Good in Bits Only
By MovieTalkies.com, 02 February 2007
Madhur Bhandrakar's Traffic Signal is quite in line with his previous film as it attempts to do an expose or give a 'behind-the- scenes look' at life at a traffic signal. Unfortunately in times such as these, where the electronic media has invaded every space and crevice of public and private life, there is no shock value attached to the film. As a documentary of the various indigenous enterprises thriving at traffic signals, the local mafia-politician nexus and the intricacies of hafta-driven system, it does very well indeed. But when it comes to telling a story, Madhur gets lost somewhere. There are many stories to be told here, some of which are touched upon. But on the whole, the film remains a plotless wonder. The intent is never very clear. And the weak ending doesn't help either.
Loosely, the plot is based upon the various enterprises that function at this particular traffic signal, supposedly in Kalbadevi. The inhabitants of this signal, flower sellers, beggars, eunuchs, prostitutes (male and female), con men, all pay their weekly hafta to a young man named Silsila (Kunal Khemu). He in turn pays hafta to the local goon, Jafferbhai. The chain goes on with Jafferbhai paying hafta to Hajji (Sudhir Mishra), the lynchpin of the entire begging network in the city. Haji has his connections with local politicians and the great Don in Dubai.
Silsila is the main protagonist and manager of the traffic at this signal. He is an orphan, who was born on this signal and this is his home. He is like the proverbial big brother for all those working at the signal. And then there is Noorie, the prostitute (Konkona Sen Sharma) and junkie-cum-conman Dominic and their little love story amid all the squalor and the crass. There are also other smaller stories like the one about the beggar, who poses as a mad man at the signal and then goes into a multiplex to watch a film with his girlfriend, only to bump into one of his main clients. There is a kid called Tsunami, from Tamil Nadu. He was separated from his family during the Tsunami and saves money and makes a call every week to check for news of his family. There are many such small stories of the inhabitants of the signal.
But there is a larger, insidious plot at work. And the director introduces the builder-politician nexus. The signal becomes the bone of contention between a builder and the state chief engineer (Manoj Joshi). The engineer is working on a flyover project. The builder wants the flyover to come right up to his building complex as that would enable him to sell off his flats at a high price. The engineer refuses as it is not part of the plan. The builder approaches the politician, who in turn approaches Haji. The underworld too comes into the picture as the builder owes them money. It is decided that the engineer will have to eliminated. Silsila and Jaffer become unsuspecting ploys in the plot to kill the engineer. With the engineer out of the way, the flyover is extended and the first casualty is Silsila's traffic signal. The film ends with Silsila trying to make a difference in the lives of his 'family' by giving evidence against Haji.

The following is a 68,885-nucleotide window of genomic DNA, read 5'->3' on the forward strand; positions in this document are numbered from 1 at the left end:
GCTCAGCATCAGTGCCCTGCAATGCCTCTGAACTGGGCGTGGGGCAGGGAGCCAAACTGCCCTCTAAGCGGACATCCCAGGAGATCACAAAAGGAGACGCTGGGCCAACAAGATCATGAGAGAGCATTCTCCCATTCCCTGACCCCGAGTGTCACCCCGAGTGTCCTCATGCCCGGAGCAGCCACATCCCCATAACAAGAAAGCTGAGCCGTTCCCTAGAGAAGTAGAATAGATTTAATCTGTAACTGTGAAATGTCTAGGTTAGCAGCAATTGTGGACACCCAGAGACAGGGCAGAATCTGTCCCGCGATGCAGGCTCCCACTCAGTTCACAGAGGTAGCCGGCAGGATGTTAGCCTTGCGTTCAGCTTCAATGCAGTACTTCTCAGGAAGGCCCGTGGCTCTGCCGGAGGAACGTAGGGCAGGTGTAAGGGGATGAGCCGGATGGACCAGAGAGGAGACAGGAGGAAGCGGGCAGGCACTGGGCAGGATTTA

The film reveals the semblance of a plot in the second half of the film. The first part is totally given up to exposition and the sundry stories about the traffic signal dwellers. The first half is engaging enough and the credit for that goes to the colorful characters that Madhur creates. The most delightful is that of Silsila. And the most moving is that of Noorie and Dominic. The actors do an excellent job of fleshing out these characters. Kunal Khemu is quite the life of the film. He reveals his potential as he etches out the character of the tapori to perfection. He never goes overt the top and reveals a very sensitive side as well in his portrayal. Konkona plays the brazen prostitute well enough but it is Ranvir Sheorey who gives an amazing performance as the junkie in love with the prostitute. His portrayal of the hopelessness which surrounds the junkie Dominic is really well done. Having generally associated the actor with the comic genre, it was a revelation to see him play a role so different. The surprise package is director Sudhir Mishra in a cameo as Haji. This man can always make a career in acting as well. He is very good as the menacing Haji with his heavy-lidded eyes and silver mane.
Madhur manages to inject pace into the second half of the film. Finally something happens. Traffic Signal moves from being just a 'slice of life,' to drama, as the builder-politician nexus comes into play. This last bit gives the film that edge but unfortunately it comes a little too late in the film, or so one feels. The end of the film also fails to give any sense of direction to the film. It is in that sense, a little weak. Traffic Signal continues the string of exposes that Madhur began in his first film Chandni Bar and carried through to Corporate and Page 3. But a good feature film surely has to move beyond playing the role of investigator. That surely is the purview of the journalist.